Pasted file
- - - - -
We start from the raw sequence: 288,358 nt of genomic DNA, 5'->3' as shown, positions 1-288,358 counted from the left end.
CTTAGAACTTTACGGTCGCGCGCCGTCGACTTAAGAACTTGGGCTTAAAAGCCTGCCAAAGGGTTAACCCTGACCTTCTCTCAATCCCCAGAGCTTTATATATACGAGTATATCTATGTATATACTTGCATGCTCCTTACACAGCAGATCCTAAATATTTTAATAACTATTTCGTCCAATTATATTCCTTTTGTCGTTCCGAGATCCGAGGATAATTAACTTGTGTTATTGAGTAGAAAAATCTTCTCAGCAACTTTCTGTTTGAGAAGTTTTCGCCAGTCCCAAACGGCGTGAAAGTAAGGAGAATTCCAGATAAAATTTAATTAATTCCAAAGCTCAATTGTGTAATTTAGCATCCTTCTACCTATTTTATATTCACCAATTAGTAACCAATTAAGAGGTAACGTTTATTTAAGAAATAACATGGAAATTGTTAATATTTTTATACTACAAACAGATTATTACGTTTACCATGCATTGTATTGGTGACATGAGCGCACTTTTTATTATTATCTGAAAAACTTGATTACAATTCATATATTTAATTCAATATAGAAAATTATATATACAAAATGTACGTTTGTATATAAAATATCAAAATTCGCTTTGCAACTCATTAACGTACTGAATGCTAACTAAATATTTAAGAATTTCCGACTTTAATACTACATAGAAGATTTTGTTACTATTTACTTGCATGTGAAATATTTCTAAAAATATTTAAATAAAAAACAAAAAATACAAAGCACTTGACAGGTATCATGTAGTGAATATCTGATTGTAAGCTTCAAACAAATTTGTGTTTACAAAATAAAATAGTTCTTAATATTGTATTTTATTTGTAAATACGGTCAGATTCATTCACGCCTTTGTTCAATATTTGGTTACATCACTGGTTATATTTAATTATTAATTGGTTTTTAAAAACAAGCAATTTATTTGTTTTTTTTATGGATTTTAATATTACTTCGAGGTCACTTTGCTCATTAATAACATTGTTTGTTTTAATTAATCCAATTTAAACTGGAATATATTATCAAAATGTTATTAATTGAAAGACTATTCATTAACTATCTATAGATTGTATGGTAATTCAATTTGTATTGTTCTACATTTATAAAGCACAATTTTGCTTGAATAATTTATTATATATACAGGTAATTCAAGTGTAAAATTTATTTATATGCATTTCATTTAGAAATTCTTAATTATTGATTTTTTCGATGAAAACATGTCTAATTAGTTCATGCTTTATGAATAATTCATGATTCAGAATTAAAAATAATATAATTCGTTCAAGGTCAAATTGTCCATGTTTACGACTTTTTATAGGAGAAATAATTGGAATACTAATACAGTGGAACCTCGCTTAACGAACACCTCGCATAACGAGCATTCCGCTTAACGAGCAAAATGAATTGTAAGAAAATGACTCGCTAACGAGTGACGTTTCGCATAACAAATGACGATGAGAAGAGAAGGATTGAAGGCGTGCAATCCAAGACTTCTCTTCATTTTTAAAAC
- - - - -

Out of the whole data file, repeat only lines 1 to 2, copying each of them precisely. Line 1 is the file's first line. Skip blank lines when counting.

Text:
We start from the raw sequence: 288,358 nt of genomic DNA, 5'->3' as shown, positions 1-288,358 counted from the left end.
CTTAGAACTTTACGGTCGCGCGCCGTCGACTTAAGAACTTGGGCTTAAAAGCCTGCCAAAGGGTTAACCCTGACCTTCTCTCAATCCCCAGAGCTTTATATATACGAGTATATCTATGTATATACTTGCATGCTCCTTACACAGCAGATCCTAAATATTTTAATAACTATTTCGTCCAATTATATTCCTTTTGTCGTTCCGAGATCCGAGGATAATTAACTTGTGTTATTGAGTAGAAAAATCTTCTCAGCAACTTTCTGTTTGAGAAGTTTTCGCCAGTCCCAAACGGCGTGAAAGTAAGGAGAATTCCAGATAAAATTTAATTAATTCCAAAGCTCAATTGTGTAATTTAGCATCCTTCTACCTATTTTATATTCACCAATTAGTAACCAATTAAGAGGTAACGTTTATTTAAGAAATAACATGGAAATTGTTAATATTTTTATACTACAAACAGATTATTACGTTTACCATGCATTGTATTGGTGACATGAGCGCACTTTTTATTATTATCTGAAAAACTTGATTACAATTCATATATTTAATTCAATATAGAAAATTATATATACAAAATGTACGTTTGTATATAAAATATCAAAATTCGCTTTGCAACTCATTAACGTACTGAATGCTAACTAAATATTTAAGAATTTCCGACTTTAATACTACATAGAAGATTTTGTTACTATTTACTTGCATGTGAAATATTTCTAAAAATATTTAAATAAAAAACAAAAAATACAAAGCACTTGACAGGTATCATGTAGTGAATATCTGATTGTAAGCTTCAAACAAATTTGTGTTTACAAAATAAAATAGTTCTTAATATTGTATTTTATTTGTAAATACGGTCAGATTCATTCACGCCTTTGTTCAATATTTGGTTACATCACTGGTTATATTTAATTATTAATTGGTTTTTAAAAACAAGCAATTTATTTGTTTTTTTTATGGATTTTAATATTACTTCGAGGTCACTTTGCTCATTAATAACATTGTTTGTTTTAATTAATCCAATTTAAACTGGAATATATTATCAAAATGTTATTAATTGAAAGACTATTCATTAACTATCTATAGATTGTATGGTAATTCAATTTGTATTGTTCTACATTTATAAAGCACAATTTTGCTTGAATAATTTATTATATATACAGGTAATTCAAGTGTAAAATTTATTTATATGCATTTCATTTAGAAATTCTTAATTATTGATTTTTTCGATGAAAACATGTCTAATTAGTTCATGCTTTATGAATAATTCATGATTCAGAATTAAAAATAATATAATTCGTTCAAGGTCAAATTGTCCATGTTTACGACTTTTTATAGGAGAAATAATTGGAATACTAATACAGTGGAACCTCGCTTAACGAACACCTCGCATAACGAGCATTCCGCTTAACGAGCAAAATGAATTGTAAGAAAATGACTCGCTAACGAGTGACGTTTCGCATAACAAATGACGATGAGAAGAGAAGGATTGAAGGCGTGCAATCCAAGACTTCTCTTCATTTTTAAAAC